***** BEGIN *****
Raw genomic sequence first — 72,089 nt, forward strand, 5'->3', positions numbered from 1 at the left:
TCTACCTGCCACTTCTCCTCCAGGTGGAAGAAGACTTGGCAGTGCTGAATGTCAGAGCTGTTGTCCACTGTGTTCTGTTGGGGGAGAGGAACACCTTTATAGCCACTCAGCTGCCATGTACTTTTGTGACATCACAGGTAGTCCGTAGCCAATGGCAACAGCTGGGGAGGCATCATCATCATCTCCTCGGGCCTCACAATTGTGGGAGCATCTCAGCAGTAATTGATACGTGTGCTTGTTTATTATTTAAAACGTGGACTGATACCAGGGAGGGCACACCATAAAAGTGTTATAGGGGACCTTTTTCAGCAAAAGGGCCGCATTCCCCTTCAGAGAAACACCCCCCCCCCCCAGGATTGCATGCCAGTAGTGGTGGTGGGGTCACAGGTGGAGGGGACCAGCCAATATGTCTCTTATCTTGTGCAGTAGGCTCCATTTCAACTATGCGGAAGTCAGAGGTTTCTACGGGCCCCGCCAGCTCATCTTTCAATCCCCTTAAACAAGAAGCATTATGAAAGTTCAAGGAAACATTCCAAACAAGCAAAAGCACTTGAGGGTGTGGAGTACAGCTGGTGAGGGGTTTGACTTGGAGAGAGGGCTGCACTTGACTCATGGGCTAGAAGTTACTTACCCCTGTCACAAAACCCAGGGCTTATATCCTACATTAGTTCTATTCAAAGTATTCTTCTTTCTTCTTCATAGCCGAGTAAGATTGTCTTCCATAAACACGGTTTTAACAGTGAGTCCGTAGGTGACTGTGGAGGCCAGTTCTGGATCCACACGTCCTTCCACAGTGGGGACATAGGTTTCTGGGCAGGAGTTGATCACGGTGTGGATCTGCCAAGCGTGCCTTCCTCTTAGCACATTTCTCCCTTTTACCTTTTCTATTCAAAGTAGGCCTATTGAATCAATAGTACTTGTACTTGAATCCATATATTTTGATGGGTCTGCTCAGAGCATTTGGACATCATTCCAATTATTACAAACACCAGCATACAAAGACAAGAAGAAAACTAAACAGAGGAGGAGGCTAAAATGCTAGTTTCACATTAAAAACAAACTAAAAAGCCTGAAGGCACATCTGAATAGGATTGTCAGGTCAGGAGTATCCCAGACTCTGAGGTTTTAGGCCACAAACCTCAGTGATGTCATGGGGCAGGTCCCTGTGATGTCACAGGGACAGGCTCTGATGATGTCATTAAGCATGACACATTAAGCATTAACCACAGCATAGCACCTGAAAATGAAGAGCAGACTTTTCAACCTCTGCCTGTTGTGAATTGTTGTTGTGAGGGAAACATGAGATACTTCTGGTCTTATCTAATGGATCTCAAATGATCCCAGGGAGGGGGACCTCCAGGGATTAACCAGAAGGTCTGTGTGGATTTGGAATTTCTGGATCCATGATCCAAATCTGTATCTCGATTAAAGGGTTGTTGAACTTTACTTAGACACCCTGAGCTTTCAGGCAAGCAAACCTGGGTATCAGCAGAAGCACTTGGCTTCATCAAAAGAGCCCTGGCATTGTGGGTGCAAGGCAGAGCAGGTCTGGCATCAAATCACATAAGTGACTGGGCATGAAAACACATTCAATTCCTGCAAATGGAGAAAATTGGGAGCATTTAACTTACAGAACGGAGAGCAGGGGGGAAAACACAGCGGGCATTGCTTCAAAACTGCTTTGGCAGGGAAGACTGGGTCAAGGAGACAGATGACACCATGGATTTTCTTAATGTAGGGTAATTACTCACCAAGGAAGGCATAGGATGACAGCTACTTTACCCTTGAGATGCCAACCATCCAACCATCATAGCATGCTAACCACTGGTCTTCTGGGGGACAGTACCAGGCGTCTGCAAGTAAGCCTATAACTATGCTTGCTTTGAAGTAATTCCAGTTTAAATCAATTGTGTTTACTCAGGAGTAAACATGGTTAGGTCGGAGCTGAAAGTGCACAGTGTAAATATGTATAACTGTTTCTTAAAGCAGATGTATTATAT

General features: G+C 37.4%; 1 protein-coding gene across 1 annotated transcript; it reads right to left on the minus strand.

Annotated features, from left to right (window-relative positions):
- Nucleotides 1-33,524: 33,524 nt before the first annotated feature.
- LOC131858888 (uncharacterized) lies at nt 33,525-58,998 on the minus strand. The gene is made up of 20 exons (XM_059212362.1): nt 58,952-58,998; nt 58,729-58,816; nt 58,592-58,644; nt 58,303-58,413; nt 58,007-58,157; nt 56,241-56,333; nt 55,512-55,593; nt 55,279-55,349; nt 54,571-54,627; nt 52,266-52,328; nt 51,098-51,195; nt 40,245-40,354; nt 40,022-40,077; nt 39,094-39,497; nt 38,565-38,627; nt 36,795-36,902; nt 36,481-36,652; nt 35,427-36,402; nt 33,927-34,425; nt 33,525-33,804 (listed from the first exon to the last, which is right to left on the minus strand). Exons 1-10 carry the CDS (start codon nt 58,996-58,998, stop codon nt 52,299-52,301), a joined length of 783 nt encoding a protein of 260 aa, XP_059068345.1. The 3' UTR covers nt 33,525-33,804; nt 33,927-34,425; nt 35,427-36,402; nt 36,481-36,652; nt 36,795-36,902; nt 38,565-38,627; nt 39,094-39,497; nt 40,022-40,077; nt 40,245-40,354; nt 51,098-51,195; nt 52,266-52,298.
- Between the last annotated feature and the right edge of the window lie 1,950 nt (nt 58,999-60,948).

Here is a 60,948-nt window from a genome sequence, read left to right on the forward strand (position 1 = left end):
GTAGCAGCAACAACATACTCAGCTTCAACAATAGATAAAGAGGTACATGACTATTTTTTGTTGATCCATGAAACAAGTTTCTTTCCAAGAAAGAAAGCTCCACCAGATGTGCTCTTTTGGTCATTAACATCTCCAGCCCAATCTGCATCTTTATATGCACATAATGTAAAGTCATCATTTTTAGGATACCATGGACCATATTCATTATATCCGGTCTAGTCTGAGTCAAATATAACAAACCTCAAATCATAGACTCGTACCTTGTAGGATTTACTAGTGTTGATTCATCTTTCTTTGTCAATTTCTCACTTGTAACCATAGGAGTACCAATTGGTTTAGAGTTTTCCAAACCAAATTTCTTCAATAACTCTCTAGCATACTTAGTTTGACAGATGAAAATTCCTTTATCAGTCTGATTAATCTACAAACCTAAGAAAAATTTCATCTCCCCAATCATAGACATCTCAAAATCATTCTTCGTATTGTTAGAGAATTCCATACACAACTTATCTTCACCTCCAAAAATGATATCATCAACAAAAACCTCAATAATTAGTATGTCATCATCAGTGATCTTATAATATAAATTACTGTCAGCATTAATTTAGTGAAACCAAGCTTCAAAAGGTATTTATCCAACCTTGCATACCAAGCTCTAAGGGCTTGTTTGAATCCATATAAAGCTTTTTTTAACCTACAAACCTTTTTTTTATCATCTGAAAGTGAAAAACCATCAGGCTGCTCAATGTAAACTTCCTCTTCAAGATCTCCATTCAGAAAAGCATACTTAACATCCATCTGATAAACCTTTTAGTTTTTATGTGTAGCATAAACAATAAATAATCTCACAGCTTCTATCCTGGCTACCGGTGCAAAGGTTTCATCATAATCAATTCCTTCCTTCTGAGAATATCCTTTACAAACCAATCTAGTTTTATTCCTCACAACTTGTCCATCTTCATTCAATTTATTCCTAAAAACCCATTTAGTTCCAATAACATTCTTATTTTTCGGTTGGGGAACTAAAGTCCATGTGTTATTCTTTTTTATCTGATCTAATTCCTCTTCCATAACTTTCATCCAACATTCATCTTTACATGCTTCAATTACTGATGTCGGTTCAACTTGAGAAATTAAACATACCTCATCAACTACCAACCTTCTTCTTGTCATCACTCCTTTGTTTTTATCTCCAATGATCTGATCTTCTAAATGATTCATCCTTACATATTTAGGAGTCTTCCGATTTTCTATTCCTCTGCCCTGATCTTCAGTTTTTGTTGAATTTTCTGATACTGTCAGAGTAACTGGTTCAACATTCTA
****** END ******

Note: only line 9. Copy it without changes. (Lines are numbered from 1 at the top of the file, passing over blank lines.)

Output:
GTAGCAGCAACAACATACTCAGCTTCAACAATAGATAAAGAGGTACATGACTATTTTTTGTTGATCCATGAAACAAGTTTCTTTCCAAGAAAGAAAGCTCCACCAGATGTGCTCTTTTGGTCATTAACATCTCCAGCCCAATCTGCATCTTTATATGCACATAATGTAAAGTCATCATTTTTAGGATACCATGGACCATATTCATTATATCCGGTCTAGTCTGAGTCAAATATAACAAACCTCAAATCATAGACTCGTACCTTGTAGGATTTACTAGTGTTGATTCATCTTTCTTTGTCAATTTCTCACTTGTAACCATAGGAGTACCAATTGGTTTAGAGTTTTCCAAACCAAATTTCTTCAATAACTCTCTAGCATACTTAGTTTGACAGATGAAAATTCCTTTATCAGTCTGATTAATCTACAAACCTAAGAAAAATTTCATCTCCCCAATCATAGACATCTCAAAATCATTCTTCGTATTGTTAGAGAATTCCATACACAACTTATCTTCACCTCCAAAAATGATATCATCAACAAAAACCTCAATAATTAGTATGTCATCATCAGTGATCTTATAATATAAATTACTGTCAGCATTAATTTAGTGAAACCAAGCTTCAAAAGGTATTTATCCAACCTTGCATACCAAGCTCTAAGGGCTTGTTTGAATCCATATAAAGCTTTTTTTAACCTACAAACCTTTTTTTTATCATCTGAAAGTGAAAAACCATCAGGCTGCTCAATGTAAACTTCCTCTTCAAGATCTCCATTCAGAAAAGCATACTTAACATCCATCTGATAAACCTTTTAGTTTTTATGTGTAGCATAAACAATAAATAATCTCACAGCTTCTATCCTGGCTACCGGTGCAAAGGTTTCATCATAATCAATTCCTTCCTTCTGAGAATATCCTTTACAAACCAATCTAGTTTTATTCCTCACAACTTGTCCATCTTCATTCAATTTATTCCTAAAAACCCATTTAGTTCCAATAACATTCTTATTTTTCGGTTGGGGAACTAAAGTCCATGTGTTATTCTTTTTTATCTGATCTAATTCCTCTTCCATAACTTTCATCCAACATTCATCTTTACATGCTTCAATTACTGATGTCGGTTCAACTTGAGAAATTAAACATACCTCATCAACTACCAACCTTCTTCTTGTCATCACTCCTTTGTTTTTATCTCCAATGATCTGATCTTCTAAATGATTCATCCTTACATATTTAGGAGTCTTCCGATTTTCTATTCCTCTGCCCTGATCTTCAGTTTTTGTTGAATTTTCTGATACTGTCAGAGTAACTGGTTCAACATTCTA